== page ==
There still seem to be so many myths about what counselling is, what good it could do and who ‘should’ be considering it. I have heard many reasons from people who deny themselves the chance to feel better about themselves and their lives, based on preconceived ideas about what happens in the therapy room, or even about the kind of people that would give it a go.
Most people who have an ongoing physical issue will recognise the value in going to see their GP, and getting some professional help in dealing with it. Why then, do we as a society, not put the same value and importance on getting the right help with psychological or emotional issues – many of which can cause us at least as much bother in our day to day lives?
You might know that you do not feel good about yourself, or recognise that you keep falling into the same negative cycles, or even be aware enough to see how you push people away in order to protect yourself. You might just have a sense of not being as happy as you could be, or not understand people’s reactions to you, or you might have a specific issue that you would like to talk through.
There are not specific types of people who benefit from counselling. The truth is, everyone could do with a bit of help now and then.
One of the absolute joys of my work is seeing when someone reaches the point of changing things for the better, and I know that their day to day life is about to start looking up. There might be a moment of clarity when, all of a sudden, their negative reality becomes something different and they can begin to accept themselves and move forward. A person could have suffered from anxiety for many years, so long that they have come to accept it as their truth, then find that with the right therapist they can begin to take control of it and feel safe in the world again.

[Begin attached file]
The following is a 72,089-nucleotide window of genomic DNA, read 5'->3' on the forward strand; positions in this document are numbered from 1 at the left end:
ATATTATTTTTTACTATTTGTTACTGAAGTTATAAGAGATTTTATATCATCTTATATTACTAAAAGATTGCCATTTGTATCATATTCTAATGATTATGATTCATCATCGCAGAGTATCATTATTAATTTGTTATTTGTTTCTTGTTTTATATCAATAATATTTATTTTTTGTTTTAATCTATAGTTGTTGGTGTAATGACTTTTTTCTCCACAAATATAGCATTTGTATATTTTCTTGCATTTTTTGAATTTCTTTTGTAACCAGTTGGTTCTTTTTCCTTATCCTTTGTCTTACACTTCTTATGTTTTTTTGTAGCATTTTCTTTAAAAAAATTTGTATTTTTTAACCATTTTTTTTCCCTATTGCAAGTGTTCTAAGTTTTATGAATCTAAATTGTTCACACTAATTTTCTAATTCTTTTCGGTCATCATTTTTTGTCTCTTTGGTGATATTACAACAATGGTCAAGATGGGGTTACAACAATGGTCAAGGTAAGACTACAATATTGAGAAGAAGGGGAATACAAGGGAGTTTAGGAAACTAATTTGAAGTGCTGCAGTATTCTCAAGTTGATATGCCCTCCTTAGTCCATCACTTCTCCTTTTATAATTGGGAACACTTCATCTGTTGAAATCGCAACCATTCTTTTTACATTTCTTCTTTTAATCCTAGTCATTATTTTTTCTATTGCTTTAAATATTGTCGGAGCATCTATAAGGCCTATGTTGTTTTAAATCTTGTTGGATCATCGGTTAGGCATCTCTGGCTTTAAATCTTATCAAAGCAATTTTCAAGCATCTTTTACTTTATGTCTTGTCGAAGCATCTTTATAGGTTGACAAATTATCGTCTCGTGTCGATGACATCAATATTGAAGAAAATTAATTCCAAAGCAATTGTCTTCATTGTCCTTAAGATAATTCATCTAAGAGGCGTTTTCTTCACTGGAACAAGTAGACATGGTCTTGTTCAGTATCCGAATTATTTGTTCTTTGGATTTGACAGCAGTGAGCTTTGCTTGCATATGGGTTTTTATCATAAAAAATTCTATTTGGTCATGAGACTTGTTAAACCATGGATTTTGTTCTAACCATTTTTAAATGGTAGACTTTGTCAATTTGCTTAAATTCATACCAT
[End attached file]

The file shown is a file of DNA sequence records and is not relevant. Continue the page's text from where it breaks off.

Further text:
Some of the reasons people have told me for not trying counselling have included: oh I manage and things aren’t so bad, I’m too old to worry about it now, there are people much worse off than me that need it more, there’s nothing wrong with me, talking about it won’t make any difference. I have also met people who were very worried about having to tell a stranger all about things they might find embarrassing, shameful or painful. Others have felt nervous about making the changes which could improve their lives as early experiences may have taught them that they do not deserve better, or are scared that talking about it could make it worse.
Having witnessed, and experienced, how much better a person can be after some effective therapy, I can honestly say at can be life changing. Imagine your life without all those old doubts, without unnecessary fears, feeling confident and comfortable with who you are and being able to live your life the way you want to.
So many people have told me they wished they had tried counselling sooner in their lives, after experiencing how different they felt. They explained that they did not know enough about it before, or thou
ght it was only for people in crisis situations, or that they might be judged by others if they found out. Counselling is for everyone, no matter what your social status might be, whether you have a small issue that could get sorted or a lifelong problem that you would like to tackle. Counselling is no more shameful than going to the GP with ongoing physical issues.
Why should you continue to live life less fully than you want to? Why should you continue to feel that you are less important than others? Why should you carry a burden that is not yours? You shouldn’t!
If you are not sure if counselling is the right option for you, reach out and have a conversation. Talk to others who have been through it. Make contact with a couple of selected counsellors for a conversation before you decide. Don’t write it off because you don’t think it’s for you. It could be the most important call you ever make.